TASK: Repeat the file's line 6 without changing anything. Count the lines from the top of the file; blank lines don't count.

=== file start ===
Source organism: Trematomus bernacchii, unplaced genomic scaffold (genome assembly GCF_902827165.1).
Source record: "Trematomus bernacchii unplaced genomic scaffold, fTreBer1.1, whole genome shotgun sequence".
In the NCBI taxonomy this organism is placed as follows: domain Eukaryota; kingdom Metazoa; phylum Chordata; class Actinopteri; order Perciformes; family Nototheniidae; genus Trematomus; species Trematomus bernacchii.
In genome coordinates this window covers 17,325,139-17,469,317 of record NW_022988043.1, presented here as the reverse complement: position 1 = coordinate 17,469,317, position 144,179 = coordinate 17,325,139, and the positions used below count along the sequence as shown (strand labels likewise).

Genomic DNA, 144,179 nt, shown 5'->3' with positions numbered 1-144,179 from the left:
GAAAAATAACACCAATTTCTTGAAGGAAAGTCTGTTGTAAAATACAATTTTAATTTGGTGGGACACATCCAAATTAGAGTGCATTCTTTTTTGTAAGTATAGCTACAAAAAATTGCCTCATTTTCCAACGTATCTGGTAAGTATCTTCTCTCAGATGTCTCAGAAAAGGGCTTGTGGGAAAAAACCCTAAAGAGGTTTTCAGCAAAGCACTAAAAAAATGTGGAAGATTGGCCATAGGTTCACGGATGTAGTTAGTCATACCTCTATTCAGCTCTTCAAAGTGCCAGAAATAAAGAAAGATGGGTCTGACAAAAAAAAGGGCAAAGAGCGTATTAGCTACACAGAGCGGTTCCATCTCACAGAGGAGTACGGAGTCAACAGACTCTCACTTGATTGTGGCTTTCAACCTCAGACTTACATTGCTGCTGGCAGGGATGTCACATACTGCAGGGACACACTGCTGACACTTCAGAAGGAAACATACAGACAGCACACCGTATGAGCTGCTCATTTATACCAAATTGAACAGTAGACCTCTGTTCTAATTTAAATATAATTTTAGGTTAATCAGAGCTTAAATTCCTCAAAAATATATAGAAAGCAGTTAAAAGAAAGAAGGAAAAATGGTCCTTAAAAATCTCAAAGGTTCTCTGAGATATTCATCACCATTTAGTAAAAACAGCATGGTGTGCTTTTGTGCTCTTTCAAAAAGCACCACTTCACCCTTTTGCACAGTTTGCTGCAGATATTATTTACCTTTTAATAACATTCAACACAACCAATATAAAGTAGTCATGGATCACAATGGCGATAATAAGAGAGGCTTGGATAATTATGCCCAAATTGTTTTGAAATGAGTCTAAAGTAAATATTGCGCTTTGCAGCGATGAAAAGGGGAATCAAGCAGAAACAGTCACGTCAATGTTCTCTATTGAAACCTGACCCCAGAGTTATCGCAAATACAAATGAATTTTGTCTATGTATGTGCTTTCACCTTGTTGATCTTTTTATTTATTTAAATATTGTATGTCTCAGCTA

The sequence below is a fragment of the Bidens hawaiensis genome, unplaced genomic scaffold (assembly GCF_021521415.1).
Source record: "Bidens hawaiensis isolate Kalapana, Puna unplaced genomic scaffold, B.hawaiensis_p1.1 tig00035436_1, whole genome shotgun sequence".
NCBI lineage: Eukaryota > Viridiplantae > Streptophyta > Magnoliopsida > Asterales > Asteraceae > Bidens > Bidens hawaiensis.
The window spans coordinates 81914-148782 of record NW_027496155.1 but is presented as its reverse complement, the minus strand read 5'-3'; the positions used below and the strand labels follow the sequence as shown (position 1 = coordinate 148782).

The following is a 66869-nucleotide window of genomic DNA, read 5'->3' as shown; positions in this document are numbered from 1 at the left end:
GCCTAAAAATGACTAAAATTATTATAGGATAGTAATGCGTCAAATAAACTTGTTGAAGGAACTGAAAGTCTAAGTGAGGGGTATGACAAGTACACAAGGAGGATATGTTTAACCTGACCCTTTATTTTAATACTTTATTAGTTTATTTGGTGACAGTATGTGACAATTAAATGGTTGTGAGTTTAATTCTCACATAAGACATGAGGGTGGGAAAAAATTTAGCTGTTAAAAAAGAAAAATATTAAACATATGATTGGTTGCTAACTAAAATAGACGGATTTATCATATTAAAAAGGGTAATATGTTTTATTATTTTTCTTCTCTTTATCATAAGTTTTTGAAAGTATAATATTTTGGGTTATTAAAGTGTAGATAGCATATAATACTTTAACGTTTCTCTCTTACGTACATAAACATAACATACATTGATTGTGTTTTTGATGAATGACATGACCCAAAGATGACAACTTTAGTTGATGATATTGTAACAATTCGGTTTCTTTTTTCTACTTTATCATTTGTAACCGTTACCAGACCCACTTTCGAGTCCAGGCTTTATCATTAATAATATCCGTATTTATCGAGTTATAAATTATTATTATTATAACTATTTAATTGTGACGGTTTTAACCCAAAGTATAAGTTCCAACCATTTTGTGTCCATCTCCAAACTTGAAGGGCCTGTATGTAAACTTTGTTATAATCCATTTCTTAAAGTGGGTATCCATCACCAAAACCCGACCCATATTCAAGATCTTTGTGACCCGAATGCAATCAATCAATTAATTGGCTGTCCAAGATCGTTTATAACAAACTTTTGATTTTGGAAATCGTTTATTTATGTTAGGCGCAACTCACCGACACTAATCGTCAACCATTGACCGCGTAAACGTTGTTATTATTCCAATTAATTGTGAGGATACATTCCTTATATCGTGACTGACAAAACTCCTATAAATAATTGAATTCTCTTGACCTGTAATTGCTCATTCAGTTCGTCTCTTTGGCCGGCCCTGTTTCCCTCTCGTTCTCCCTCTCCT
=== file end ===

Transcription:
GAAAAATAACACCAATTTCTTGAAGGAAAGTCTGTTGTAAAATACAATTTTAATTTGGTGGGACACATCCAAATTAGAGTGCATTCTTTTTTGTAAGTATAGCTACAAAAAATTGCCTCATTTTCCAACGTATCTGGTAAGTATCTTCTCTCAGATGTCTCAGAAAAGGGCTTGTGGGAAAAAACCCTAAAGAGGTTTTCAGCAAAGCACTAAAAAAATGTGGAAGATTGGCCATAGGTTCACGGATGTAGTTAGTCATACCTCTATTCAGCTCTTCAAAGTGCCAGAAATAAAGAAAGATGGGTCTGACAAAAAAAAGGGCAAAGAGCGTATTAGCTACACAGAGCGGTTCCATCTCACAGAGGAGTACGGAGTCAACAGACTCTCACTTGATTGTGGCTTTCAACCTCAGACTTACATTGCTGCTGGCAGGGATGTCACATACTGCAGGGACACACTGCTGACACTTCAGAAGGAAACATACAGACAGCACACCGTATGAGCTGCTCATTTATACCAAATTGAACAGTAGACCTCTGTTCTAATTTAAATATAATTTTAGGTTAATCAGAGCTTAAATTCCTCAAAAATATATAGAAAGCAGTTAAAAGAAAGAAGGAAAAATGGTCCTTAAAAATCTCAAAGGTTCTCTGAGATATTCATCACCATTTAGTAAAAACAGCATGGTGTGCTTTTGTGCTCTTTCAAAAAGCACCACTTCACCCTTTTGCACAGTTTGCTGCAGATATTATTTACCTTTTAATAACATTCAACACAACCAATATAAAGTAGTCATGGATCACAATGGCGATAATAAGAGAGGCTTGGATAATTATGCCCAAATTGTTTTGAAATGAGTCTAAAGTAAATATTGCGCTTTGCAGCGATGAAAAGGGGAATCAAGCAGAAACAGTCACGTCAATGTTCTCTATTGAAACCTGACCCCAGAGTTATCGCAAATACAAATGAATTTTGTCTATGTATGTGCTTTCACCTTGTTGATCTTTTTATTTATTTAAATATTGTATGTCTCAGCTA